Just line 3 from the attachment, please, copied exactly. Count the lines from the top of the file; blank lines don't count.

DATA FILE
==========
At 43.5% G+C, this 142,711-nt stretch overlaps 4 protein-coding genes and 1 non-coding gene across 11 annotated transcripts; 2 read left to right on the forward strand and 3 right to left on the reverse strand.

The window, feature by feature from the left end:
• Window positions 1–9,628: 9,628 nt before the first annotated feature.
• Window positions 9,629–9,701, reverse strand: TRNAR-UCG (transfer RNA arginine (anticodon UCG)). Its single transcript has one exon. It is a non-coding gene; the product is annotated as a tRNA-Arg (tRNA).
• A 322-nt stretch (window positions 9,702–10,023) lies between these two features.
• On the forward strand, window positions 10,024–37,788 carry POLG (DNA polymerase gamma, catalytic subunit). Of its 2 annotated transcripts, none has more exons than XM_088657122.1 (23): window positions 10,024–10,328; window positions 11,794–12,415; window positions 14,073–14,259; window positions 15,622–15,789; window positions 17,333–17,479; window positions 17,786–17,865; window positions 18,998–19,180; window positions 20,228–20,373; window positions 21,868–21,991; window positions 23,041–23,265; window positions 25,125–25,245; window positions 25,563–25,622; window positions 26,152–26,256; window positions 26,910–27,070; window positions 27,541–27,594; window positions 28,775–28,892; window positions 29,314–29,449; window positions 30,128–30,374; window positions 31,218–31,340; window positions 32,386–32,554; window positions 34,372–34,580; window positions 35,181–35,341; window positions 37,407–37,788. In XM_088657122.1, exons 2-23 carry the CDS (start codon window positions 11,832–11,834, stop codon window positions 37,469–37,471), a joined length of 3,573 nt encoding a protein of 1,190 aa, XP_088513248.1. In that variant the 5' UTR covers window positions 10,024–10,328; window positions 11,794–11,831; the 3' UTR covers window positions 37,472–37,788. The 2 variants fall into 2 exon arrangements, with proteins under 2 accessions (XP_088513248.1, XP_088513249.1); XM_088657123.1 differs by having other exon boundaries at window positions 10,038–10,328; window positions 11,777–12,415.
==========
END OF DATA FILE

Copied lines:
• Window positions 1–9,628: 9,628 nt before the first annotated feature.